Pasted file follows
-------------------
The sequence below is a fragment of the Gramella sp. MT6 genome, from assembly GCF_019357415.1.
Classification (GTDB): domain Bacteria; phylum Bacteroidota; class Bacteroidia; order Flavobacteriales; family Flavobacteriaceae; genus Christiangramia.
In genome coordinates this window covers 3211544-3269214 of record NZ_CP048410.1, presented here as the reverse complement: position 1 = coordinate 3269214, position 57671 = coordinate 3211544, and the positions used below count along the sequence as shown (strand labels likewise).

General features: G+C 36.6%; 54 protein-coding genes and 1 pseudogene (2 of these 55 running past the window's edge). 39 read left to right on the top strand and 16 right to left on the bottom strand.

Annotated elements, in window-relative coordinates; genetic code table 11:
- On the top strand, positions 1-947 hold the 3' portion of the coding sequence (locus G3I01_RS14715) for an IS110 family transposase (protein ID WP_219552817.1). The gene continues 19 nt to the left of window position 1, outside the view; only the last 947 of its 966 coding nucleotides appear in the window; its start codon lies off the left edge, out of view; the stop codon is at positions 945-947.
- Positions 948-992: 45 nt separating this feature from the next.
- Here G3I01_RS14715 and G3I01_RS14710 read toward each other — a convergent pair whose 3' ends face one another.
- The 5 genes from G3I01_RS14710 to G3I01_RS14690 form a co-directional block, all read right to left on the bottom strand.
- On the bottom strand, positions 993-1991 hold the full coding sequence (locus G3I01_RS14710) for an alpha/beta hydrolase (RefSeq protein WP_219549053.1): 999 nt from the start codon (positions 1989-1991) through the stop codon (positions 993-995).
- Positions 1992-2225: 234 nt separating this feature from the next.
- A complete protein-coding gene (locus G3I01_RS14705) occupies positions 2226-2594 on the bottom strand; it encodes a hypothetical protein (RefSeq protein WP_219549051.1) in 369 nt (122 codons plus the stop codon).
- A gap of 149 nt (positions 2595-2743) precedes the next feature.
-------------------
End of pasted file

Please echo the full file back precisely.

The sequence below is a fragment of the Gramella sp. MT6 genome, from assembly GCF_019357415.1.
Classification (GTDB): domain Bacteria; phylum Bacteroidota; class Bacteroidia; order Flavobacteriales; family Flavobacteriaceae; genus Christiangramia.
In genome coordinates this window covers 3211544-3269214 of record NZ_CP048410.1, presented here as the reverse complement: position 1 = coordinate 3269214, position 57671 = coordinate 3211544, and the positions used below count along the sequence as shown (strand labels likewise).

General features: G+C 36.6%; 54 protein-coding genes and 1 pseudogene (2 of these 55 running past the window's edge). 39 read left to right on the top strand and 16 right to left on the bottom strand.

Annotated elements, in window-relative coordinates; genetic code table 11:
- On the top strand, positions 1-947 hold the 3' portion of the coding sequence (locus G3I01_RS14715) for an IS110 family transposase (protein ID WP_219552817.1). The gene continues 19 nt to the left of window position 1, outside the view; only the last 947 of its 966 coding nucleotides appear in the window; its start codon lies off the left edge, out of view; the stop codon is at positions 945-947.
- Positions 948-992: 45 nt separating this feature from the next.
- Here G3I01_RS14715 and G3I01_RS14710 read toward each other — a convergent pair whose 3' ends face one another.
- The 5 genes from G3I01_RS14710 to G3I01_RS14690 form a co-directional block, all read right to left on the bottom strand.
- On the bottom strand, positions 993-1991 hold the full coding sequence (locus G3I01_RS14710) for an alpha/beta hydrolase (RefSeq protein WP_219549053.1): 999 nt from the start codon (positions 1989-1991) through the stop codon (positions 993-995).
- Positions 1992-2225: 234 nt separating this feature from the next.
- A complete protein-coding gene (locus G3I01_RS14705) occupies positions 2226-2594 on the bottom strand; it encodes a hypothetical protein (RefSeq protein WP_219549051.1) in 369 nt (122 codons plus the stop codon).
- A gap of 149 nt (positions 2595-2743) precedes the next feature.